PaganSquare


PaganSquare is a community blog space where Pagans can discuss topics relevant to the life and spiritual practice of all Pagans.

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Posted by on in Studies Blogs

Psychologically, we are made of very tough stuff – the mental equivalent of Titanium! As a consequence, it is extremely difficult to knock off our rough edges. It takes a painfully long time, and many abrasive experiences.

However, when those rough edges finally have been smoothed off, we will find it easy to slip into the next life with no catching, complaint or resistance.  It will come as naturally as the progression from caterpillar to butterfly, as consciousness graduates from one level of experience into a higher one.  

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Sunrise Spell: Blessing Bowl Ritual

Here is sa marvelous rite to perform on Midsummer Day and every day. While a bowl is not a tool in and of itself, you can utilize bowls in your spellwork often and anytime you are inspired to do so. Three simple ingredients, a red rose, a pink candle and water can bestow a powerful blessing. The rose signifies beauty, potential, the sunny seasons, love for yourself and others. The candle stands for the element of fire, the yellow flame of the rising sun in the east, harmony, higher intention and the light of the soul. Water represents its own element, flow, the direction of the west, emotions and cleansing. This ritual can be performed alone or with a group in which you pass the bowl around. 

Float the rose in a clear bowl of water and light a pink candle beside the bowl. With your left hand, gently stir the water in the bowl and say:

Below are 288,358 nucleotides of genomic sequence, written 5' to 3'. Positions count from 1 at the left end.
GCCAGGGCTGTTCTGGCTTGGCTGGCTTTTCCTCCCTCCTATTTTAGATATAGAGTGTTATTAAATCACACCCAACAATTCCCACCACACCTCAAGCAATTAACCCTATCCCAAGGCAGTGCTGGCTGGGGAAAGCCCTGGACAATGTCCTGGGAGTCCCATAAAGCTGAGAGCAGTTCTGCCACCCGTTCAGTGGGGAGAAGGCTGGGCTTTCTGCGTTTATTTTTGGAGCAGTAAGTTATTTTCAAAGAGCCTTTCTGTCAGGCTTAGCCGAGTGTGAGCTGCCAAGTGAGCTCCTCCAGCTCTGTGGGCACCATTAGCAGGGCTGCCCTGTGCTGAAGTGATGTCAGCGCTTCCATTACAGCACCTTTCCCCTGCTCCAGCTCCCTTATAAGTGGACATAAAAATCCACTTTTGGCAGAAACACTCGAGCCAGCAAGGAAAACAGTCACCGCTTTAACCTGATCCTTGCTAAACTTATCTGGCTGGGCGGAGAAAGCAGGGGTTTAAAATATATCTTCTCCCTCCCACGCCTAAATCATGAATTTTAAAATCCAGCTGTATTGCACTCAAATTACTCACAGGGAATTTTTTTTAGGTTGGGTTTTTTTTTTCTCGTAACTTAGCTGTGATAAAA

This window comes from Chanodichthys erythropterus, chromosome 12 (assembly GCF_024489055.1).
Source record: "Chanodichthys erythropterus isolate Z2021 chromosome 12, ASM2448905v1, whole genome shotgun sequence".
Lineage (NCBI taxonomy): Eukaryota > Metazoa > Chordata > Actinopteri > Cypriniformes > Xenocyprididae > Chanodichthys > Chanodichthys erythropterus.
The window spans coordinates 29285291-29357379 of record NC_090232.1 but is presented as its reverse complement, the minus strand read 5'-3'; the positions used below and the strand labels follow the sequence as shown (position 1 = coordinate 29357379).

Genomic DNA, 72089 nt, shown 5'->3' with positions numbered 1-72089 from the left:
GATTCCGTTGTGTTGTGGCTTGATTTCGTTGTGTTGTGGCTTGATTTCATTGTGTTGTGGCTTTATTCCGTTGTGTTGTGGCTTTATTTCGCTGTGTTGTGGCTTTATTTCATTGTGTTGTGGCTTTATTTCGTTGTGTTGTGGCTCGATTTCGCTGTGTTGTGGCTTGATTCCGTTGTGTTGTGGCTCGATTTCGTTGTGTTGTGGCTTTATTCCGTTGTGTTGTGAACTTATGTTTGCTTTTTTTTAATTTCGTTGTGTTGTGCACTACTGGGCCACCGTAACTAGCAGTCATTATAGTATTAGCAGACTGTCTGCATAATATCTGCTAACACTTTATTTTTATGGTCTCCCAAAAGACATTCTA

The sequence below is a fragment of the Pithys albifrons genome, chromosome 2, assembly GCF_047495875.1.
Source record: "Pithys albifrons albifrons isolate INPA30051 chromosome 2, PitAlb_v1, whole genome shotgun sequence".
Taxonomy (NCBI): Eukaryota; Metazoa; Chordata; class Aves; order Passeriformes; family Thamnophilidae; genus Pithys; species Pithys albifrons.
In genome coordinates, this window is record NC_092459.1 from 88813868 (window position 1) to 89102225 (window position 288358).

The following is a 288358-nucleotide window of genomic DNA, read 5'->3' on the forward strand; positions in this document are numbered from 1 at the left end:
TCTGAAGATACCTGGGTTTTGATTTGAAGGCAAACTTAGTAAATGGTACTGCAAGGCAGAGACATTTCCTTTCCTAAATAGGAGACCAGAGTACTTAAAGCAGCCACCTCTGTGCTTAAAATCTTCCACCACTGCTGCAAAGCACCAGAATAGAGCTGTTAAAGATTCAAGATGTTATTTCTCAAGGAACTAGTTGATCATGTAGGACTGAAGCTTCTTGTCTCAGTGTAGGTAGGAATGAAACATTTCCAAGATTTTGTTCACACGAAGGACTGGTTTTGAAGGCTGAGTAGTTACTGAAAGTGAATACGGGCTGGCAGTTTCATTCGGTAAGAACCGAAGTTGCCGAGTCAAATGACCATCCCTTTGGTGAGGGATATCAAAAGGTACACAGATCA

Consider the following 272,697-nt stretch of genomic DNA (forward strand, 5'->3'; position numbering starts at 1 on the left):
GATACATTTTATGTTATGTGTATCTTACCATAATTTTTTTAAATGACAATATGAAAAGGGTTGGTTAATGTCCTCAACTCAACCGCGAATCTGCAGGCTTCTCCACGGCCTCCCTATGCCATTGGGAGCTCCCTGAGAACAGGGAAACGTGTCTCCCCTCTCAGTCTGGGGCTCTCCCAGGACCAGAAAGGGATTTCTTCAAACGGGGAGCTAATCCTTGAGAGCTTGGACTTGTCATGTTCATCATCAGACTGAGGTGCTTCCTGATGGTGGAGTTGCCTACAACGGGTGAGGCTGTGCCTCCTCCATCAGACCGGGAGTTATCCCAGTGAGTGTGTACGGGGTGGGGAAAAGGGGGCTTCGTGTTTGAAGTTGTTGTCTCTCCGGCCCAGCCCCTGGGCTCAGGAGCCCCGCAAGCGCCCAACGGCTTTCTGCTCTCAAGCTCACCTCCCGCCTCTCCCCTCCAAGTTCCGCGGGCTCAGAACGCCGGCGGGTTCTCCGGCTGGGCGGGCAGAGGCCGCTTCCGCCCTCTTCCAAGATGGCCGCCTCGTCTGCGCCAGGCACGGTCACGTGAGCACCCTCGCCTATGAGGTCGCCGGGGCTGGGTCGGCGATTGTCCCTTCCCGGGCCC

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Self-Care When Working Hard

Written May 28, 2019

 I did divination for myself, to gain new insights—or be reminded of old ones—about self-care when working hard. The reading was for me, but I post it below in case you find it helpful.

 

The following italicized paragraphs provide background, so the reading makes sense to you: 

 

Exhaustion exacerbates multiple sclerosis symptoms badly. The final parts of curriculum development for an online course can be seriously exhausting for me because of how I tend to approach those final stages of creating an online course. I’m learning to approach those final stages differently, and have come a long way, but still have progress to make.

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Posted by on in SageWoman Blogs

The sun reaches its highest point of the year, like the culmination of a full moon's waxing. In order to stay steady in this full solar power, we ground ourselves by inviting the earth and the sky to meet in our bodies. As stewards, we take stock of self and world. Has an old teacher, perhaps the Dragon of Not-Enough, melted in the fires during the first half of the solar wheel? We bow and thank her before turning to discover the new teacher, who, as the waxing year gives way to the waning, will wrench our perspective wider.